There are two buttons on that main screen, too: one for the standard test and another for the extended version. Run the extended test.

DNS Leak Test Results

As the test runs through, it will try to find DNS servers that you’re using. When it completes, you’ll see the servers listed. In a successful test, you’ll only see your VPN’s DNS server.

Next, you can try Do I Leak. This one is an automated script that tests for both DNS leaks and browser leaks. Browser leaks are settings configured in your web browser that reveal information about you and your computer. They’re usually related to multimedia features, and most can be disabled without causing many issues.

When you arrive on the site, there’s only a single button there to begin the test. Click on it when you’re ready.

DoILeak VPN Test Results

The test will run through and probe multiple potential leak sources. After it’s done, it’ll print out the results of your tests in a convenient table. Each row will show you the results of a different test. Some things are more important than others.

Not having your timezone match doesn’t necessarily show anything about you other than the fact that you’re using a VPN, which someone could tell from the IP address anyway. Things like WebRTC, on the other hand, can reveal a great deal about you. You can click on the arrows at the end of each entry to find out more.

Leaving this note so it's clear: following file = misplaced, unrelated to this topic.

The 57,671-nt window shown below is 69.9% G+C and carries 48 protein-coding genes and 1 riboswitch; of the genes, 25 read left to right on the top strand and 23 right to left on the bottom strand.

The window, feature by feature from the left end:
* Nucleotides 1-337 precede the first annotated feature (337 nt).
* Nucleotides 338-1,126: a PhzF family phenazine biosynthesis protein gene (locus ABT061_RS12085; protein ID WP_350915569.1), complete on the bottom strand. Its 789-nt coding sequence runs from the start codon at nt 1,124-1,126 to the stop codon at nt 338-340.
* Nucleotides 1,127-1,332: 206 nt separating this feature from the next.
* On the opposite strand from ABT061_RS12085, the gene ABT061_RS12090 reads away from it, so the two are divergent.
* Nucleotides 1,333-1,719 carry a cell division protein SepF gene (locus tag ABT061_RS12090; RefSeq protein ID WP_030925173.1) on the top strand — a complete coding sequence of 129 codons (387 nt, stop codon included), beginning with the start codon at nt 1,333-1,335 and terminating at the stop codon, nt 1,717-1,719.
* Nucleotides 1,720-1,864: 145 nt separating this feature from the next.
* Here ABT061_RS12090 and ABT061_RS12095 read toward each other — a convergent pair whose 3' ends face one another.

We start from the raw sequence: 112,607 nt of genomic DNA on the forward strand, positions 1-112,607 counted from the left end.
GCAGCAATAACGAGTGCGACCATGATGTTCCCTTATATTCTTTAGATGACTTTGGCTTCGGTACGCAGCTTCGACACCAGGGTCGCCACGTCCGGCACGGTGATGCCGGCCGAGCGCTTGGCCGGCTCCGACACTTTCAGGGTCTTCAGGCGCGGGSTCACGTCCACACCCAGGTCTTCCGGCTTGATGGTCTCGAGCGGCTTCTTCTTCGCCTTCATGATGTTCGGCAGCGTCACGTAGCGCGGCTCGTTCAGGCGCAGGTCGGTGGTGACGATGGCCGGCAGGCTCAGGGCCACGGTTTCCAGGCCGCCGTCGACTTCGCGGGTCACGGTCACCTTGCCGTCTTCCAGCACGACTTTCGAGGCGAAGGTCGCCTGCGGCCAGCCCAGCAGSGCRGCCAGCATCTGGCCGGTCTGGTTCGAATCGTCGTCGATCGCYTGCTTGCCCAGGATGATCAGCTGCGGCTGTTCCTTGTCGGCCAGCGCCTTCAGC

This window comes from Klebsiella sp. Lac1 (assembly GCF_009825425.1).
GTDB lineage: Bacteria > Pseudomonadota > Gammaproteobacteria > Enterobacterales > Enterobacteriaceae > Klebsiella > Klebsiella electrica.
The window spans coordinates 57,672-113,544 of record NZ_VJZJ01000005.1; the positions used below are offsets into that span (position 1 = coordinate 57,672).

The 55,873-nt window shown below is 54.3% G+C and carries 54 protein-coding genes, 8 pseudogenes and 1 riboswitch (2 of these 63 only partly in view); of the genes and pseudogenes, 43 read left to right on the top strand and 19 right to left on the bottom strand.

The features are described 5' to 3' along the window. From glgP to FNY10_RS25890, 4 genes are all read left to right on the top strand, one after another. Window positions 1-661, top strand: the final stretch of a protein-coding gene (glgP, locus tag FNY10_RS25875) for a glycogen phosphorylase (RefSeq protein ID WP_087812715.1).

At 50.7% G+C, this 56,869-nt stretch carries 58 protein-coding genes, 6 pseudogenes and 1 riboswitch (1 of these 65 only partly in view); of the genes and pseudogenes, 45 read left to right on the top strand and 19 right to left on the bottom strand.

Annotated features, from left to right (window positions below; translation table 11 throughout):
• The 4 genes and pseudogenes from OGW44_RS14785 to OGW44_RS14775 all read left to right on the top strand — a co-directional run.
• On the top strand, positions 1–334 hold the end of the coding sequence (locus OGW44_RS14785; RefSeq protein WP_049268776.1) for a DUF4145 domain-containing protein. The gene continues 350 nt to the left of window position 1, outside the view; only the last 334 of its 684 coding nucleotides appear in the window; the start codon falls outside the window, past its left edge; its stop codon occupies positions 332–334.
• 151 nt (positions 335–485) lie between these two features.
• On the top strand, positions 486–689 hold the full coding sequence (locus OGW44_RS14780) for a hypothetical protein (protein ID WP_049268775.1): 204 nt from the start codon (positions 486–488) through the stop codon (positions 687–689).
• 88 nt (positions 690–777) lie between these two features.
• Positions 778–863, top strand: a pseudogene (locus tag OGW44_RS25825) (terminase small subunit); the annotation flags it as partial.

Browserleaks.com is another tool for analyzing multiple aspects of your connection. It tests many of the same things that DoILeak does but does them separately. When you arrive you’ll find each of the different available tests listed. They’ll all be on the side, too.

BrowserLeaks IP Test

Take a look at the basic IP address test first. It’ll give you location and DNS information. From there, you can take a look around. Java, Flash, WebRTC, WebGL, and Canvas Fingerprinting are probably the most important ones for you to look at.

BrowserLeaks takes things a step further by providing information on how to remedy the leaks that it finds at the bottom of each test page. Be sure to check them out if something turns up.

Finally, if you use your VPN for torrents, you want to make sure that you’re constantly protected. None of these tests specifically target torrenting. There is a great tool for torrents that actually interacts with your torrent client using a magnet link.

ipMagnet Results

The tool is called ipMagnet, and it provides you with a magnet link that you can paste into your torrent client. Allow it to run for a while. It’ll update automatically in your browser to reflect what’s happening in your client. You should only see your VPN IP listed in the ipMagnet results table.

By using these valuable tools and tests, you can ensure that your VPN is working as intended, and your information is secure. It’s not a great situation that you need to run tests to verify security of your VPN connection, but that is the case. Fortunately, once you have everything configured and secured, you won’t need to test or check things as often. They usually stay secure.

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Customize App and Windows Permissions in Privacy Windows 10